Jan Bartek - AncientPages.com - Mystery surrounds the Yamacutah, a sacred Native American shrine located along the North Oconee River in Jackson, County, Georgia, where Indians believed the Great Spirit once walked.
According to Apalache tradition, one day when the Master of Breath was standing on a hilltop, he disappeared before their eyes. The place where he disappeared was developed into a shrine with stone monuments, engraved with galactic symbols and the new Apalache writing system.
When the first newcomers began settling the interior of the Southeast the Yamacutah was still used, but what happened later is unclear.
The story of Yamacutah might have been lost in time if not for the documentation by local historian Gustavus James Wilson, who wrote of the shrine in his book “The Early History of Jackson County.” Wilson, 1827-1909, lived in Jefferson at the time he wrote the history.
According to Commerce resident Becky Perry, there is a lot of disagreement on where it is. Perry, is a member of the Tumbling Waters Society, a group working to preserve the history and natural environment of Hurricane Shoals Park, which is located along the North Oconee River in the general vicinity of where the shrine may have been located.
She believes the sacred place will be found as recent efforts have been conducted to find remnants of the shrine. The site was protected by the Creek Indians until 1785, when a treaty was signed which ceded the lands to white settlers.
From Wilson's book, we learn of two men who traveled from Virginia to Georgia in 1784. The explorers Jordan Clark and Jacob Bankston heard of Yamacutah from a group of Choctaw Indians in Wilkes County and upon searching for the shrine they found it on April 22, 1784.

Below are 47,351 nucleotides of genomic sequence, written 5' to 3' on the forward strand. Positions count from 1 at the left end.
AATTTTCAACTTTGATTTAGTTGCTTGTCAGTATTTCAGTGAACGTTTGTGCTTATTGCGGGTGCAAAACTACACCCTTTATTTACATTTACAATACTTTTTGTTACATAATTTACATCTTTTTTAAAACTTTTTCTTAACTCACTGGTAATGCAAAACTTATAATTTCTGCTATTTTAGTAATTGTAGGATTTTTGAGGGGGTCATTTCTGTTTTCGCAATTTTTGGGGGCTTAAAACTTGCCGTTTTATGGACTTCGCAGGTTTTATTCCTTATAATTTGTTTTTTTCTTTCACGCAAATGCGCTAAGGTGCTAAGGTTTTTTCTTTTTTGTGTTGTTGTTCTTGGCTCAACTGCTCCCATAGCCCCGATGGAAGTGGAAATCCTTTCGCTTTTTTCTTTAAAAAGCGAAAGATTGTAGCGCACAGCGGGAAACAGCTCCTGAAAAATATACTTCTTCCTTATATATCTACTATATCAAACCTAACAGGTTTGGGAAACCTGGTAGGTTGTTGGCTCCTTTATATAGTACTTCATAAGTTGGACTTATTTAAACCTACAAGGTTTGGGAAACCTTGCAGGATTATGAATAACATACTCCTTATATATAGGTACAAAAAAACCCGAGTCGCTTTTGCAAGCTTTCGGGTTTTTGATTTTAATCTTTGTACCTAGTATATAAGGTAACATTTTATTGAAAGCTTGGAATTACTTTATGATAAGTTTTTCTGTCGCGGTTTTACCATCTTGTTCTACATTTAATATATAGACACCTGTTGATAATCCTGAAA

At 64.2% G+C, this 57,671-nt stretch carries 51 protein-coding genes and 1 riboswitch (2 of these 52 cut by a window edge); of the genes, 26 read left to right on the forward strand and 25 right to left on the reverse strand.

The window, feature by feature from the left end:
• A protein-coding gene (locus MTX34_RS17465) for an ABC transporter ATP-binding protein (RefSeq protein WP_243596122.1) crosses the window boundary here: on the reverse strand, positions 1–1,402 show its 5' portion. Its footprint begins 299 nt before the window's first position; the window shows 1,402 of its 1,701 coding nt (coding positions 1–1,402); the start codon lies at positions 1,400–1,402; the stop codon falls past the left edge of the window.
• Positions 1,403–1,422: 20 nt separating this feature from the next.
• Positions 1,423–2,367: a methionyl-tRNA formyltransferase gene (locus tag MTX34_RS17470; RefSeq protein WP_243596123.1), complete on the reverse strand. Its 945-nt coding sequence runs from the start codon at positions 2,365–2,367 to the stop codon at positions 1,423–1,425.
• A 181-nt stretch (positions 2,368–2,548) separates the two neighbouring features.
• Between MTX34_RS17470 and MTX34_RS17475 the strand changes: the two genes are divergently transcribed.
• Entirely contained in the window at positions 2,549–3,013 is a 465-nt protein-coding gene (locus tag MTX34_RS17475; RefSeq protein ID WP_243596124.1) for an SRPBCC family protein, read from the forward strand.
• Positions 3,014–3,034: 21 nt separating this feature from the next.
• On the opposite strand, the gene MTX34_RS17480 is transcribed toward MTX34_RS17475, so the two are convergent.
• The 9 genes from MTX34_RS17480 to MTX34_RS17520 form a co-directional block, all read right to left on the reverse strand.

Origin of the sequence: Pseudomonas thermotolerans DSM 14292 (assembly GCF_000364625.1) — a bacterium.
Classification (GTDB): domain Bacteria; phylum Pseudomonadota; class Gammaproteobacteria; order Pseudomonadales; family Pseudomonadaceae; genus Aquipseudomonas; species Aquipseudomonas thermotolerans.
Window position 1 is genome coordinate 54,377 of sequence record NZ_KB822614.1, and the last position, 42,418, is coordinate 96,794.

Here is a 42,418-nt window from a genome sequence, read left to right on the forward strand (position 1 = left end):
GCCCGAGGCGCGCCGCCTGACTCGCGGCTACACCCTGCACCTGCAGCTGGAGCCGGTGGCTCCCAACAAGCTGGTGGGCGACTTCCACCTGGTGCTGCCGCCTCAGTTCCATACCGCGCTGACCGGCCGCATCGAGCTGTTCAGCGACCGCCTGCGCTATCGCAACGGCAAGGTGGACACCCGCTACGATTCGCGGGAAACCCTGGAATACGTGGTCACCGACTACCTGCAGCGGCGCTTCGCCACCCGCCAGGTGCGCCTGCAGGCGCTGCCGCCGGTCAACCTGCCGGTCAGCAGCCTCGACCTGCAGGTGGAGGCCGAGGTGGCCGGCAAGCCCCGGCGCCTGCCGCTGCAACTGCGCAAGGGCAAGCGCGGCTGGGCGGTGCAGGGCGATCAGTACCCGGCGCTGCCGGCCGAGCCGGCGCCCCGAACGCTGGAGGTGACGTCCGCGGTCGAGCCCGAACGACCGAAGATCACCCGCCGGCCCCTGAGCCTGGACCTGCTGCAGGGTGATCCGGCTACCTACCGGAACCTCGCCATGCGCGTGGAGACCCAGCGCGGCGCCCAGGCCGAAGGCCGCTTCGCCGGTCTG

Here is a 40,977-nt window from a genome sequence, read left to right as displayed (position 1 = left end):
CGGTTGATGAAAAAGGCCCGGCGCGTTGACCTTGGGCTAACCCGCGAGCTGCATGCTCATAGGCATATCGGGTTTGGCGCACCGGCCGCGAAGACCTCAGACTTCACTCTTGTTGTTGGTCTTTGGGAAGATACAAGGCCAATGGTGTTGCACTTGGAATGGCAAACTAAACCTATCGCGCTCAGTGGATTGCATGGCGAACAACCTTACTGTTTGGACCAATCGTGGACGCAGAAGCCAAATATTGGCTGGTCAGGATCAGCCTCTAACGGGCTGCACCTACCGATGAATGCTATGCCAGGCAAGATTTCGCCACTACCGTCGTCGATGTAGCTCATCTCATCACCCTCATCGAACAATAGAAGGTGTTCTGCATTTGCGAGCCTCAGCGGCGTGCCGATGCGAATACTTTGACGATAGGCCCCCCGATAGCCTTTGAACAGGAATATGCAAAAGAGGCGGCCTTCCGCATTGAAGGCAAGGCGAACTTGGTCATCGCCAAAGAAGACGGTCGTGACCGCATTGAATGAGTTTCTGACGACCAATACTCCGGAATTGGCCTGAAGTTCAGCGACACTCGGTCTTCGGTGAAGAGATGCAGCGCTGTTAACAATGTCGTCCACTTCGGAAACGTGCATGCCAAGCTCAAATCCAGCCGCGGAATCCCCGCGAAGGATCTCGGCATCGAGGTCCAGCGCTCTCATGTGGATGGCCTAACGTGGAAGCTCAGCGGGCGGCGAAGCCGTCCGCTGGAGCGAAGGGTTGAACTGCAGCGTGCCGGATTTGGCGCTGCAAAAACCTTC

They described a statue set atop an earthen mound about 6 feet high and 17 feet in circumference. The statue had a head that “was well-formed. The neck was unduly long and slender. The chin and forehead were retreating. Their eyes were finely executed, and looked anxiously to the east.” Four smooth paths led in four directions from the statue. “And here, amid those gloomy solitudes, the natives believed that our God, their Great Spirit, had walked as a man walks along his homeward pathway.”
The mound was in the center of a circular landscape that measured 150 yards in diameter. There were other rock monuments carved with designs such as moons and the sun.
Surrounding the holy grounds were the giant hardwoods and pines of a virgin forest. Thornton, who is Creek Indian, said he once considered Yamacutah a myth.
“I didn’t even know the name Yamacutah. I just knew there was some mystical place where God came down to earth. I thought it was some tall story from my grandmother, ” said Thornton, who has studied Indian history and was an architect for a Trail of Tears Memorial in Oklahoma.
The details that guide searchers like Thornton for Yamacutah are only found in Wilson’s book.
Wilson’s book also records that in 1785 there was a bitterly cold winter in which wildlife froze to death and a day of darkness in which the sun, while visible, gave no light as it appeared hidden by fog.
Thornton said that these conditions actually happened due to volcano eruptions in Iceland. “The finding of Yamacutah would be far-reaching beyond the borders of Jackson County. It’s a treasure for Georgia.” Thornton said.
Many still think Yamacutah is a real place, not a legend.
Written by Jan Bartek - AncientPages.com Staff Writer